Breakfast at Raven’s Nest
We’ve finally reached the very last leg of this journey where I had to hike up the Tiger’s Nest. The hike was quite doable as long as you do it slowly at a consistent pace. Before I go into the details of the hike, let me show you what I had for breakfast that early morning.
I could order anything off their wide menu which mainly consist of the usual American breakfast items like French Toast, eggs, oat porridge, fruits and juices.
7.30 AM: Base of the Cliff
It is advisable to start trekking early in the morning before the huge crowds of tourists come. The weather was perfect that morning, but it started to rain by noon, so some tourists had to take shelter in the cafeteria.
We reached there around 7.45am in the morning, and there aren’t many tourists, so we had that ‘luxury’ of space as we climbed up. It wasn’t that warm either.
What to wear?
Do clad in a T-shirt and long pants. But do bring a jacket along with you as it might get cold on top. However, I did not use my jacket at all except at the temple where I had to put on my jacket to cover my arms. Your body will feel warmed up after all the trekking. I remember sweating quite a bit as well!
Do I need a walking stick?
I found the walking stick very helpful because it acts like a ‘third leg’ to support my body weight, thus adding less pressure on my knees.
I brought my hiking stick from Singapore. If you do not have your walking stick, you can purchase one for USD1 at the base of the cliff. You can purchase it from the locals there.
What if I cannot climb up?
For those who may not be able to climb up, you can choose to take the horses up. However, my guide warns that it might be dangerous to sit on the horses as the terrain is very steep and rocky. In fact, she mentioned that it is safer to walk on foot. Besides, the horses only take you up to the cafeteria. From the cafeteria, you will need to spend another hour to trek up to the temple.
I also do not encourage tourists to ride on horses because these horses that head up the cliff often defaecate as they walked up. Can you imagine what it was like to be skipping over piles of horse dung to avoid them? The smell from the manure was unbearable. I was already huffing and puffing, gasping for breath as I head up; with the stench surrounding me, I had to hold my breath in many instances. It was an unpleasant experience for me. I thought I was trekking up a mountain where I can take in fresh air and enjoy the beautiful view of nature. Unfortunately, it turned out that I had to bypass the polluted trekking route.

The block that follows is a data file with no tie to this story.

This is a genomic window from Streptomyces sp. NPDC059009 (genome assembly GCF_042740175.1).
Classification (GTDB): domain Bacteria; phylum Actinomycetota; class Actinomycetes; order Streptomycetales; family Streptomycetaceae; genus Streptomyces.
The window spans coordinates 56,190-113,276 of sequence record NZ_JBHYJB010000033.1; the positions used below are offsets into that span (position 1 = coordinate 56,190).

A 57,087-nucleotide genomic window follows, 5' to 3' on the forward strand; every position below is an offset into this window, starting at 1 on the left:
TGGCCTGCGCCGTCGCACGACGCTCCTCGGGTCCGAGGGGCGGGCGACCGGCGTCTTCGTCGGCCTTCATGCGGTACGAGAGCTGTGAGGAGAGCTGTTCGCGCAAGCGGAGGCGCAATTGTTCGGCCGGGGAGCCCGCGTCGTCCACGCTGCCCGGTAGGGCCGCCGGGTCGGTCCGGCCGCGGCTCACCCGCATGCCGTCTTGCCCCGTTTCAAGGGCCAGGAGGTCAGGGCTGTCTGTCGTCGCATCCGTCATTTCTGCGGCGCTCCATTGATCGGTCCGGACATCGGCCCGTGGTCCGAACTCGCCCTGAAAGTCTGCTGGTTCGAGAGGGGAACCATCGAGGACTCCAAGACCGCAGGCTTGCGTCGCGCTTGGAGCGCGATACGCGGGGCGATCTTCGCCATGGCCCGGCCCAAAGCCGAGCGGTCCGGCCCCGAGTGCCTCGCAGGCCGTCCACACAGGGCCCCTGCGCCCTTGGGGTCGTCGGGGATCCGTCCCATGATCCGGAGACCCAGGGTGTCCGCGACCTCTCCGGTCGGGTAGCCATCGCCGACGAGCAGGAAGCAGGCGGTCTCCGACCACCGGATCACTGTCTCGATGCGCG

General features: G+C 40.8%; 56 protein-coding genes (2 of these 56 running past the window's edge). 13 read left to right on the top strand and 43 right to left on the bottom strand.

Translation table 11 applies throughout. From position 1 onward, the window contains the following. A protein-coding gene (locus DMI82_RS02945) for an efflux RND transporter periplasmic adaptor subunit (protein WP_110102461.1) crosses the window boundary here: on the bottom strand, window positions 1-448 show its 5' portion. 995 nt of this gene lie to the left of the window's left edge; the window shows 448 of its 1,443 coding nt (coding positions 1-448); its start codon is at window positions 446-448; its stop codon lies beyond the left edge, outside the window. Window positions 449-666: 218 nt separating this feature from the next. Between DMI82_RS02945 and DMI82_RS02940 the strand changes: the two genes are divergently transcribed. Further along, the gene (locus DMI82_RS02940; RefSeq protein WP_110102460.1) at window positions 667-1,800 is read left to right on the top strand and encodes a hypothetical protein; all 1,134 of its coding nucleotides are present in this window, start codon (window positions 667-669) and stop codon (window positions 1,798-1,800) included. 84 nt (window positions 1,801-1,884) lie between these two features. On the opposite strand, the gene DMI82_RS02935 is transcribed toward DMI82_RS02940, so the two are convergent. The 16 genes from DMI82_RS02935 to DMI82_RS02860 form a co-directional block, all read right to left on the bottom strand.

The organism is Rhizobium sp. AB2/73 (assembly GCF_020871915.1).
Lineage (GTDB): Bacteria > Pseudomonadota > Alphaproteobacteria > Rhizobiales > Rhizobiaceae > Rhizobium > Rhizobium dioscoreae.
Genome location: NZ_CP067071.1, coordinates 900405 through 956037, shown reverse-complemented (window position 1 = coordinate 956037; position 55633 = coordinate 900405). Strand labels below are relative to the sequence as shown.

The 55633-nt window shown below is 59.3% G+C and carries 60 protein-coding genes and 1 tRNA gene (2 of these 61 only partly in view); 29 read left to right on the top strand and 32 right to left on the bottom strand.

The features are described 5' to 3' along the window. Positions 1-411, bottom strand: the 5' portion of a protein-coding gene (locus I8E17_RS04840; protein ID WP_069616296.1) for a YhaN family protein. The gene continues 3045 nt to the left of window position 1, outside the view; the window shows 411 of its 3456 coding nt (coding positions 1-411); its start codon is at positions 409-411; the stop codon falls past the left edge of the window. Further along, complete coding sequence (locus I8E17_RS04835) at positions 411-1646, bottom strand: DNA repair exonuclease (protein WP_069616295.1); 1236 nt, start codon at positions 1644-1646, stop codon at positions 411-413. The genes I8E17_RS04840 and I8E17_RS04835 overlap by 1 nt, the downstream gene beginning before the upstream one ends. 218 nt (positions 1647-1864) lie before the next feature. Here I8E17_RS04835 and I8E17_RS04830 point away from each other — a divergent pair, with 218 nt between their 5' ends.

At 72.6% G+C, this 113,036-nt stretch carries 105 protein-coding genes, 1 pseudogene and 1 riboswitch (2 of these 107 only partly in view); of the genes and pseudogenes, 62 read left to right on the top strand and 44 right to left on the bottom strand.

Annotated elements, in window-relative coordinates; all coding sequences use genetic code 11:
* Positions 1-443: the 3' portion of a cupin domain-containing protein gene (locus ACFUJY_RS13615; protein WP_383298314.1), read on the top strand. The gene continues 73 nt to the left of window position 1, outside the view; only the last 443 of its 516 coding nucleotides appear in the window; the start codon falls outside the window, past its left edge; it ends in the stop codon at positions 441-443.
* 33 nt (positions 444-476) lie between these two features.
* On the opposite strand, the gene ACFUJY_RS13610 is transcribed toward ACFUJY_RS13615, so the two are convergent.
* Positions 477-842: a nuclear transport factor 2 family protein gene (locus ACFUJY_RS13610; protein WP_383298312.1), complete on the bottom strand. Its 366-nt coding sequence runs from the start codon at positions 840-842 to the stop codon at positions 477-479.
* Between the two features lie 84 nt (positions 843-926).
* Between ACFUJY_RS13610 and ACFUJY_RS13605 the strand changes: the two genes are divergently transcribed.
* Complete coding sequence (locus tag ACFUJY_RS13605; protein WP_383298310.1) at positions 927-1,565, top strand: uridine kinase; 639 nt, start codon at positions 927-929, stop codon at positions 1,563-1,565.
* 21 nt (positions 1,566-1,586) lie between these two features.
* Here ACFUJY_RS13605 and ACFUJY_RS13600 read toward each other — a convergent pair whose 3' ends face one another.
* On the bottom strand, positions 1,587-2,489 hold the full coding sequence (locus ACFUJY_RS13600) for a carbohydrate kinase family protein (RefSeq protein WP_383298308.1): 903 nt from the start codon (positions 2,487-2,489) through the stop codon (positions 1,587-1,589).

How was it like climbing up?
The air seemed thinner up there due to the high altitude. I was feeling breathless after walking up for ten minutes. But I tried to pace myself, taking small steps upwards. I try not to stop so that I will not lose my stamina. Taking short breaks and small sips of water help the body to recover quickly.
Some parts of the rocky terrain are slippery, and I witnessed some tourists missing their steps. Even my tour guide almost slipped and fell too. Hence, wearing a good pair of hiking boots is advisable. I bought my hiking boots from Decathlon for about $80, and they had served me well. Do get those boots with triangular spikes which will provide more friction to the shoes.
Thank goodness I travel light. I only bought a small sling bag with my DSLR, phone and water bottle with me to the hike. That is all you will need. Adding a burden to your shoulders would only sap up your energy.
I took a well-deserved rest at the cafeteria. All tourists are welcomed to drop by the cafeteria for some tea, coffee and biscuits. If you need the loo, there’s one at the cafeteria too.
The sugar biscuits and tea helped to fuel my body for the next leg of the hike.
The locals are amazing. They can trek in any footwear – slippers or high heels.